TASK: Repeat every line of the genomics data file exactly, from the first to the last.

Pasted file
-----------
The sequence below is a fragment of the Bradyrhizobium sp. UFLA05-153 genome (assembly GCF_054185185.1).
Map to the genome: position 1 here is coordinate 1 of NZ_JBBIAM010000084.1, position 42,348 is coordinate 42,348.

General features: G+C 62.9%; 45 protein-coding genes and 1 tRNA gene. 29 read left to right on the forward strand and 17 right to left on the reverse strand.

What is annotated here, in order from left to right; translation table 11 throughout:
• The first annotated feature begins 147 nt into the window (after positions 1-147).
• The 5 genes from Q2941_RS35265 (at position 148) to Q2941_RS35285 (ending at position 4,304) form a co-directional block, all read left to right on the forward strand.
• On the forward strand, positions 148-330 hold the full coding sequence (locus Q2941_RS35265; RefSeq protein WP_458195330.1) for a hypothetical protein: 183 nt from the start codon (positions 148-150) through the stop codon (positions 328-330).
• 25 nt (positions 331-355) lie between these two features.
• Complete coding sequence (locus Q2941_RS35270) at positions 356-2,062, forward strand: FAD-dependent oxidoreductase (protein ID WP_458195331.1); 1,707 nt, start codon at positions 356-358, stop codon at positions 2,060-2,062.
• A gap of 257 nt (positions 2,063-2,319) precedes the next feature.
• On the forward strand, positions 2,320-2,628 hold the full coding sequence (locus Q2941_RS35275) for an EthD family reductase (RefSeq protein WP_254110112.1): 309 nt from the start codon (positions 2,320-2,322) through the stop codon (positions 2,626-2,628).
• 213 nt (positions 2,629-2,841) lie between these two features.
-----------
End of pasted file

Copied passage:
The sequence below is a fragment of the Bradyrhizobium sp. UFLA05-153 genome (assembly GCF_054185185.1).
Map to the genome: position 1 here is coordinate 1 of NZ_JBBIAM010000084.1, position 42,348 is coordinate 42,348.

General features: G+C 62.9%; 45 protein-coding genes and 1 tRNA gene. 29 read left to right on the forward strand and 17 right to left on the reverse strand.

What is annotated here, in order from left to right; translation table 11 throughout:
• The first annotated feature begins 147 nt into the window (after positions 1-147).
• The 5 genes from Q2941_RS35265 (at position 148) to Q2941_RS35285 (ending at position 4,304) form a co-directional block, all read left to right on the forward strand.
• On the forward strand, positions 148-330 hold the full coding sequence (locus Q2941_RS35265; RefSeq protein WP_458195330.1) for a hypothetical protein: 183 nt from the start codon (positions 148-150) through the stop codon (positions 328-330).
• 25 nt (positions 331-355) lie between these two features.
• Complete coding sequence (locus Q2941_RS35270) at positions 356-2,062, forward strand: FAD-dependent oxidoreductase (protein ID WP_458195331.1); 1,707 nt, start codon at positions 356-358, stop codon at positions 2,060-2,062.
• A gap of 257 nt (positions 2,063-2,319) precedes the next feature.
• On the forward strand, positions 2,320-2,628 hold the full coding sequence (locus Q2941_RS35275) for an EthD family reductase (RefSeq protein WP_254110112.1): 309 nt from the start codon (positions 2,320-2,322) through the stop codon (positions 2,626-2,628).
• 213 nt (positions 2,629-2,841) lie between these two features.